“I was going through a time of great change in my life,” Gordi—Sophie Payten—tells Apple Music of the period that led her to begin writing Our Two Skins in 2017. “I'd finished university, I'd come out of a long-term relationship and entered a new one. I was 25 and for the first time in my life contemplating questions of my sexuality and how that affects your identity.” The singer-songwriter felt the added turmoil of dealing with personal revelations—and the loss of her grandmother—at a time when Australia’s same-sex marriage plebiscite was occurring alongside the country’s wider conversation about LGBTQ+ rights and identity. “I’d upended my life, we were suddenly in a relationship, and then the country's voting on whether I have the right to get married,” she says. “And you're watching politicians onscreen saying things like we shouldn't teach about bisexuality in schools because it encourages abnormal behavior.” Her second album, which was recorded with Bon Iver producers Chris Messina and Zach Hanson in her remote hometown of Canowindra, speaks as much to the issues in the world surrounding Gordi’s own life as they do her personal journey. “When I was writing the record I thought, ‘Oh my god, how am I going to ever talk about this?’ but I kept thinking back to watching those politicians. I was thinking, ‘Imagine if I was 10 or 11 or 12 and coming to terms with sexuality and watching that.’ It was enough for me to be like, ‘You know what? This is an important story to tell, and it's one more story in the tapestry of the queer community that leads to more visibility for those young queer kids.’” Here, Payten delves into the stories behind each track on Our Two Skins. Goodwin’s (Intro) “We made the album in this little cottage on my parents' farm. It was built in about the 1860s, and my family have lived on that farm for over 100 years. This family called the Goodwins used to live there, and the little farm track that runs up the side is called Goodwin's Way, so we've always just referred to the cottage as Goodwin's. There's a very distinct sound of walking into the cottage and the old, rusty door that has a fly screen on it. So, that's basically the beginning. It's at the end of the record, too, the sound of that door shutting—it would signal another day in the studio.” Aeroplane Bathroom “I got on the plane to fly to Europe for two months to tour and I just started a new relationship. I’d been running away from all of that stuff and I was faced with a lot of those questions as I was sitting on this flight for 24 hours. I was incredibly emotional, so I got my notebook out. I escaped over the people sitting next to me to go to the bathroom, thinking I could take some deep breaths and splash some water on my face. Then you close the door, the lights automatically come on, and they just make you look like 100 years old. I felt like absolute shit. And that was the start of that song, like, ‘Do you see yourself?’ Because I'm looking at myself thinking, ‘I feel like I'm just spiraling out of control.’ I went back to my seat and basically just turned all those words into a poem, which turned into ‘Aeroplane Bathroom.’” Unready “I actually wrote this song at the end of making my first record. So it was before this whole experience in my life happened. I wrote it about this sensation I was feeling, like my life's about to start. But I didn't really know what it was going to look like. I felt like I was about to go through a period of great change, but I had no idea just how much change. It sits a bit separately from the record, both musically and lyrically, but I grew to love it. I'm glad it's on there.” Sandwiches “I'd written this about my grandmother passing away. We were extremely close; she was like another parent to me when I was a kid because we lived next door to each other. She was 95 when she died. I’d been overseas so much and by total coincidence came home after this period that the record describes. I had a conversation with my grandmother about all the things that had been happening, and she was so full of acceptance and love, which was pretty impressive given she was a Catholic woman born in 1923. And by coincidence, the last six weeks of her life were those six weeks I could be in Canowindra. I was at the hospital with my mum and dad and all of his siblings. My mum and I realized no one had really eaten all morning, so we ducked down the street, got some supplies, came back, and started making sandwiches. There was like 15 people there, and in the moment that we stepped away and had a break and had something to eat was the moment that she passed on.” Volcanic “‘Volcanic’ was a real study of that feeling of a panic attack. I wrote the verses in really quick succession. I was in Berlin at this music festival which was run by Bon Iver and The National; the idea was that 70 to 100 musicians collaborate there for a week. I found this little piano in the back of the hotel behind the kitchen and started playing this piano solo—I wanted to make an effort to make the music really echo what the lyrical content was, which was about the sensation of totally spiraling out of control.” Radiator “I think of ‘Radiator’ and ‘Volcanic’ as a little duo, because I wrote them in the same day, at that piano in Berlin. I just started playing this little riff on the piano; it reminded me of an Irish church or something. I grew up singing in the Catholic Church most Sundays, and there’s something so familiar about that music. It basically describes the night that I realized I was totally in love with my partner and that sensation like your skin is on fire.” Extraordinary Life “I like the idea that the ultimate expression of love is that you want to make someone feel exceptional and make them feel like their life is going to be special and extraordinary and above average. I started writing this song at the end of 2017. We played in Belgium and stayed in this miserable hostel in Ghent. I was buzzing after finishing the show, so I couldn't really sleep. I went and had a really long, hot shower and started to hum. It was reverberating around the bathroom, and I took an iPhone note down and gradually built the song on top of that.” Hate the World “I wrote this song after watching Hannah Gadsby's Nanette in New York. It was probably six months after ’Aeroplane Bathroom’ and that acute period of change, and Donald Trump was the president, and I had a real sense of this deep and ever-deepening divide of the world. But it did have a new meaning to me, listening to Hannah talk about growing up gay in Tasmania, where it was illegal. I came out of that with this kind of naive response, like, ‘How is there so much hate? How do you grow up just hating groups of people? And how do you then have a kid and raise them to hate those groups of people as well?’ I felt really mad about it, and even though same-sex marriage got through, there was such a large percentage of people that voted no, which was just really heartbreaking. So I think this song was a polite ‘fuck you’ to all those people who voted no and who perpetuate all the prejudices that Hannah Gadsby was talking about.” Look Like You “I think of ‘Hate the World’ and ‘Look Like You’ as a bit of a pair as well—‘Hate the World’ is looking outwards, criticizing people who have the point of view. ‘Look Like You’ is the effect that those views have on me. The shame that comes with whatever you want to call it—coming out, a realization, coming to terms with the spectrum of sexuality. I had no one close to me who was going to have a problem with it. And I'm very lucky in that sense, but you still feel like you're totally drenched in the shame and embarrassment that comes from people looking at others who are different to them, being like, ‘You don't look like me, so there's something wrong with you.’” Limits “There’s always one song on an album that breaks your balls a little bit. It had lots of different forms, though the words stayed the same. It describes the night that I met the person that would become my partner and wanting to accelerate through that initial phase and wanting to jump straight to the really intimate parts, living together and having that person know you really deeply.” Free Association “Every day [in the studio] we'd walk in and be like, ‘What song are we going to do today?’ We’d light some incense, listen to some different stuff, and work out what mood we were in. I felt like playing the harmonium, and as I was playing it, Chris and Zach were setting up a microphone, started running it through some pedals and amps, mic’d it up, and then I hit record. In parallel to all the bigger issues [on the album], like the queerness and the same-sex marriage and the rest, this was probably, more than any other song, about just falling in love and being like, ‘Oh, man, I'm no longer in control of my feelings and if you hurt me, you'll really fuck me up.’”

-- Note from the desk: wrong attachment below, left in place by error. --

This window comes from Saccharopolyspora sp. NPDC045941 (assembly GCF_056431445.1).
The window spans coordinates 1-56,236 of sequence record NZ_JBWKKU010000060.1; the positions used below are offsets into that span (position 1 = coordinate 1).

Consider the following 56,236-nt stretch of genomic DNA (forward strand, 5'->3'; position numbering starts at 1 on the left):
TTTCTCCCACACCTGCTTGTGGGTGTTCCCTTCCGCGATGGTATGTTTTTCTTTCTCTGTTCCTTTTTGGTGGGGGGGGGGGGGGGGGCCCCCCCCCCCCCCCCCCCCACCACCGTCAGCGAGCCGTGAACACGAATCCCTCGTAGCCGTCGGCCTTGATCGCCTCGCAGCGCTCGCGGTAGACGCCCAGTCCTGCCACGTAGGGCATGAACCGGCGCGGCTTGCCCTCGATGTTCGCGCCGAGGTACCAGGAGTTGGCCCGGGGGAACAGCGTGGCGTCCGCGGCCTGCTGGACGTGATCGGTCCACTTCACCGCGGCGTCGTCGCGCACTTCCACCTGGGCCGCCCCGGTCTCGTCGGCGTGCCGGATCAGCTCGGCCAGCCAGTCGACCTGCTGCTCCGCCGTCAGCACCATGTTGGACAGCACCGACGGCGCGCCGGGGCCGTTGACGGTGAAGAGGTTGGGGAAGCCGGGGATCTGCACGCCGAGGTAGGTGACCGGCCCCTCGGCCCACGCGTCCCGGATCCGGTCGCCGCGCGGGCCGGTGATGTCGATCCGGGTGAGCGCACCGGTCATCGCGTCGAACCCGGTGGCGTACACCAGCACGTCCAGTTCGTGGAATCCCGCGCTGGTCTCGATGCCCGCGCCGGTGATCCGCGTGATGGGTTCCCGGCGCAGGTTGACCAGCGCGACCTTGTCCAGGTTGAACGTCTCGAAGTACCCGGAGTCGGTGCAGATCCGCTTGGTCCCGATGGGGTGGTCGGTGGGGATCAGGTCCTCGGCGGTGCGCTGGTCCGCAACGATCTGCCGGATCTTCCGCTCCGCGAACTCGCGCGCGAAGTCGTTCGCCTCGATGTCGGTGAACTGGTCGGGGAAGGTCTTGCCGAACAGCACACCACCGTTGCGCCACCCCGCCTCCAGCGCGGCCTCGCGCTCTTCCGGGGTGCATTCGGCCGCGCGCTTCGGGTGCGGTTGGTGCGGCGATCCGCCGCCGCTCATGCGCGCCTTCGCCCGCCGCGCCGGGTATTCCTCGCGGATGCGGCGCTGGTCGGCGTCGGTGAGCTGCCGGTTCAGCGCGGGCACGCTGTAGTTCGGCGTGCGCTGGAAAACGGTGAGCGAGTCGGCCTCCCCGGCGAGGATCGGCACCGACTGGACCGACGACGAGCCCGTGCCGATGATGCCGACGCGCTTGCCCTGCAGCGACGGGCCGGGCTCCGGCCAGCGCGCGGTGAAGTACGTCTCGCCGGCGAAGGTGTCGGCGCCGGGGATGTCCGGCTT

Select a country or region

Africa, Middle East, and India

Asia Pacific


Latin America and the Caribbean

The United States and Canada